Secondly, the Government must provide effective encouragement for building owners to certify their buildings. In addition to international green building certifications already being used in Vietnam, such as the United States Green Building Council (USGBC) Leadership in Energy and Environmental Design (LEED) and International Finance Corporation (IFC) Edge, VGBC has developed the LOTUS certificate.
In conclusion, it would be useful, to recognize multiple systems for use in Vietnam, letting the market determine which are practical and useful. These systems could be licensed for operation based on a set of simple criteria such as transparency, reliability and coherence according to recognized norms.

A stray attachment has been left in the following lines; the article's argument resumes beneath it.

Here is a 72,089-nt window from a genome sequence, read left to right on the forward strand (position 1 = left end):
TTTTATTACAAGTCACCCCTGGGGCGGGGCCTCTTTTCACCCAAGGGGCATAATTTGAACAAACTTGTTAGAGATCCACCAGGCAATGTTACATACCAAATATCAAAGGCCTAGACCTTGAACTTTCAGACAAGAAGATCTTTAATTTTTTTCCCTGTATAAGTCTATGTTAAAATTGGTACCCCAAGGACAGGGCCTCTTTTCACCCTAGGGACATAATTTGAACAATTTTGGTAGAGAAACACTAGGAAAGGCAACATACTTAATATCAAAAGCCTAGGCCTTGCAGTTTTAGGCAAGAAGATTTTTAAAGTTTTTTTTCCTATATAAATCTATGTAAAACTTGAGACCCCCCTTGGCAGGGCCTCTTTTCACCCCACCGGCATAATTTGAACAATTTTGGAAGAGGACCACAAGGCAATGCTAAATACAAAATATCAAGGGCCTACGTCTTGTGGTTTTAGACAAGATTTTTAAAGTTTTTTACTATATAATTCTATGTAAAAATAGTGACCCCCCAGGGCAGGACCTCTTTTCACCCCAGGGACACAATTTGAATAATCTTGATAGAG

E. Outlook on Major Trade Agreements TPP 11, EUVNFTA and IPA
In January 2017, US President Donald Trump decided to withdraw from the US’ participation in the TPP. In November 2017, the remaining TPP members met at the APEC meetings and concluded about pushing forward the now called CPTPP (TPP 11) without the USA. The provision of the agreement specified that it enters into effect 60 days after ratification by at least 50% of the signatories (six of the eleven participating countries). The sixth nation to ratify the deal was Australia on 31 October 2018, therefore the agreement will finally come into force on 30 December 2018. Vietnam has now officially become the 7th member of the CPTPP.